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Ethics, Teaching and Diversity

The Code outlines clear expectations for the ethical responsibilities of teachers with respect to diversity:

Professional educators shall exhibit consistent and equitable treatment of students, fellow educators and parents. They shall respect the civil rights of all and not discriminate on the basis of race, national or ethnic origin, culture, religion, sex or sexual orientation, marital status, age, political beliefs, socioeconomic status, disabling condition or vocational interest.

22 Pa. Code §235.4(b)(4).

The Code clearly mandates that teachers "respect" students' civil rights and "not discriminate" against them. But how does this expectation manifest itself in a classroom setting? As our society becomes increasingly diverse, our schools and classrooms will reflect this changing composition. Across the Commonwealth, teachers should expect ethnic, gender and cultural diversity within their classrooms. Teachers must be prepared to work with a diverse population of students and be respectful of their individual learning needs by employing a variety of teaching methods to insure that all students have access to the curricular content. In some cases, teachers may need to expand their knowledge base to better understand and effectively meet a student's needs and to insure that their classrooms are free from inadvertent or overt discrimination.

Barbara Gross Davis, University of California, Berkeley, in Tools for Teaching suggests the following general strategies and tactics for overcoming stereotypes and biases:

General Strategies and Tactics

  • recognize any biases or stereotypes that you may have absorbed;
  • treat each student as an individual and respect each student for who he or she is;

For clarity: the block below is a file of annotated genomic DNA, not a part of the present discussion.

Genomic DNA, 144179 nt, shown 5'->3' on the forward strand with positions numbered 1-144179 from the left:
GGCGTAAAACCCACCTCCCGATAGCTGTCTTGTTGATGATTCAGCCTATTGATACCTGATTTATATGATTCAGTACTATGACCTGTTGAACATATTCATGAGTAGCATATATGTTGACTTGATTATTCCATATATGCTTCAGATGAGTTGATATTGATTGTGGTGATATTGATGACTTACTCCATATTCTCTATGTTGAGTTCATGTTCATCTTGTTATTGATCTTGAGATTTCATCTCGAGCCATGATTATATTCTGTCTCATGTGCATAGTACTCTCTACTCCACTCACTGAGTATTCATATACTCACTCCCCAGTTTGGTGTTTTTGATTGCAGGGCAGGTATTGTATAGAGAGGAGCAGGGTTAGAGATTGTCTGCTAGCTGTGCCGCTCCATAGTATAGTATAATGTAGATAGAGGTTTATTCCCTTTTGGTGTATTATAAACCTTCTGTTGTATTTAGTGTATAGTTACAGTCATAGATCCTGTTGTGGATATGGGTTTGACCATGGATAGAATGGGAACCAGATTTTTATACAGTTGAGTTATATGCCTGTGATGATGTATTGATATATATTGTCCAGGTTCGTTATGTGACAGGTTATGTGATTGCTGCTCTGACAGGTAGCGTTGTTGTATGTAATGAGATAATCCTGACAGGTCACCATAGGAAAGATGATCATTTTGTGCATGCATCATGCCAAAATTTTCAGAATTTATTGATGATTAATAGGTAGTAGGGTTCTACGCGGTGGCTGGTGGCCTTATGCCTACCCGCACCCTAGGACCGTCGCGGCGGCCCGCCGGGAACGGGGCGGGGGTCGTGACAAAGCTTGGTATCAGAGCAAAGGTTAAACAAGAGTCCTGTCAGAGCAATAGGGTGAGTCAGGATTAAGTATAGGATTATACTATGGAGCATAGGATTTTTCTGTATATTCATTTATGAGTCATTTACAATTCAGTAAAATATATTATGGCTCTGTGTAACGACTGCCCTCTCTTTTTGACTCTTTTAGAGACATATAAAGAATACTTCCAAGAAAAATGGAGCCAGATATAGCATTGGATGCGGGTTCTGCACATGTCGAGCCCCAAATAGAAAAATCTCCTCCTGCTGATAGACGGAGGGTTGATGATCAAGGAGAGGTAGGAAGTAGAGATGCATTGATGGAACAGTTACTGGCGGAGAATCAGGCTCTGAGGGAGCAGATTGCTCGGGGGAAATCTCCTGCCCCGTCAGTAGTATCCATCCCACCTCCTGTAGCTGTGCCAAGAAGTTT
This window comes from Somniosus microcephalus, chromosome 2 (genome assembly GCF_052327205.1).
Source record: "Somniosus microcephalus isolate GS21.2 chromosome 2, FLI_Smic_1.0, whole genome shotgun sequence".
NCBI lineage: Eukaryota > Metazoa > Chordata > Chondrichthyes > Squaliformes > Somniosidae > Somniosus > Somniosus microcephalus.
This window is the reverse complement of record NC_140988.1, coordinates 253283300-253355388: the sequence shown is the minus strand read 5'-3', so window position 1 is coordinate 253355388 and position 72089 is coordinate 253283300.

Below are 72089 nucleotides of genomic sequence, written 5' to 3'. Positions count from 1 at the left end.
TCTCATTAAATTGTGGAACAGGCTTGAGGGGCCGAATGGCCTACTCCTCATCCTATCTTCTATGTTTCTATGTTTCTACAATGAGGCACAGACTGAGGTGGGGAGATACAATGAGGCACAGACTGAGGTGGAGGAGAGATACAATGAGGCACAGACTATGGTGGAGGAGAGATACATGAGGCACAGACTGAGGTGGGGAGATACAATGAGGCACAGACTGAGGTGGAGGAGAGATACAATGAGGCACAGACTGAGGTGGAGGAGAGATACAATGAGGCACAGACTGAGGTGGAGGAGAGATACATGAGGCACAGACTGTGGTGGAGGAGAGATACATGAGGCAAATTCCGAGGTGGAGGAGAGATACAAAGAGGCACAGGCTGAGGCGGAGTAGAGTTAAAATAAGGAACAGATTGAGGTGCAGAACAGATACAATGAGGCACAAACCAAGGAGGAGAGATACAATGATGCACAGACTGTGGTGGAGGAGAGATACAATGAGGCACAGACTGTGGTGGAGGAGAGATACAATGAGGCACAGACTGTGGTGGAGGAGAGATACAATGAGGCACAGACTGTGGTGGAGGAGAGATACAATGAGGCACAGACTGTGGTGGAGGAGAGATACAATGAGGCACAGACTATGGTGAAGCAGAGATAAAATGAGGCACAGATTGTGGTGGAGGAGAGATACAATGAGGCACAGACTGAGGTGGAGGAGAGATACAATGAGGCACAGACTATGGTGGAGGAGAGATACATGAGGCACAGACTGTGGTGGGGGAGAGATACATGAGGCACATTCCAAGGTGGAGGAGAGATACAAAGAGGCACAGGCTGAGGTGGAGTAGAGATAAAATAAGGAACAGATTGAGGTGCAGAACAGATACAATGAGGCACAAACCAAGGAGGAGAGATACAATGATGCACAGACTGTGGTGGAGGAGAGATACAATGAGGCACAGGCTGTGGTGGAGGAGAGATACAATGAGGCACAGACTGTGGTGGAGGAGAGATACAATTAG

• rectify any language patterns or case examples that exclude or demean any groups;
  • be sensitive to terminology;
  • get a sense of how students feel about the cultural climate in your classroom;
  • become more informed about the history and culture of groups other than your own;
  • convey the same level of respect and confidence in the abilities of all your students;
  • don’t try to “protect” any group of students;
  • be evenhanded in how you acknowledge students’ good work; and
  • introduce discussions of diversity within the school faculty.

Course Content and Material

  • select texts and readings whose language is free of stereotypes;
  • do not assume that all students will recognize cultural, literary or historical references that are familiar to you;
  • consider students’ needs when assigning evening or weekend work; and
  • bring in guest lecturers to enrich the course.

Class Discussion

  • emphasize the importance of considering different approaches and viewpoints;
  • make it clear that you value all comments;
  • encourage all students to participate in class discussions;
  • monitor your own reactions in responding to students;
  • speak up promptly if any student makes an inappropriate remark even if made in jest; and
  • avoid singling out students as “spokespersons” for their race, culture or nationality.

Assignments and Exams

  • be sensitive to students whose first language is not English;
  • suggest that students form study teams that meet outside of class;
  • assign collaborative learning activities; and
  • give assignments and exams that recognize diversity.

Suggested Readings

Allan, J. (2011). Responsibly Competent: Teaching, Ethics and Diversity. Policy Futures in Education, 9(1), 130-137.

Assaf, L., Garza, R., & Battle, J. (2010). Multicultural Teacher Education: Examining the Perceptions, Practices, and Coherence in One Teacher Preparation Program. Teacher Education Quarterly, 37(2), 115-135.

Ehrensal, P., Crawford, R., Castellucci, J., & Allen, G. (2001). The American Melting Pot Versus the Chinese Hot Spot. in J. Shapiro & J. Stefkovich (Eds.), Ethical Leadership and Decision Making in Education. Mahwah, NJ: Lawrence Erlbaum Associates.

Krause, J., Traini, D., & Mickey, B. (2001). Equality versus Equity. in J. Shapiro & J. Stefkovich (Eds.), Ethical Leadership and Decision Making in Education. Mahwah, NJ: Lawrence Erlbaum Associates.

Milner, H. (2010). What Does Teacher Education Have to Do with Teaching? Implications for Diversity Studies. Journal of Teacher Education, 61(1-2), 118-131.

O'Neill, J., & Bourke, R. (2010). Educating Teachers About a Code of Ethical Conduct. Ethics & Education, 5(2), 159-172.

Discussion Questions

  1. Why is it important to create a classroom environment where students can learn without the fear of discrimination?
  2. Have you ever felt discriminated against in a classroom setting by a teacher or by a classmate? Did that impact your ability to be successful in that class? Have you ever observed either overt or inadvertent bias in a teacher’s methodology or choice of instructional materials? If so, identify how such bias could have been avoided.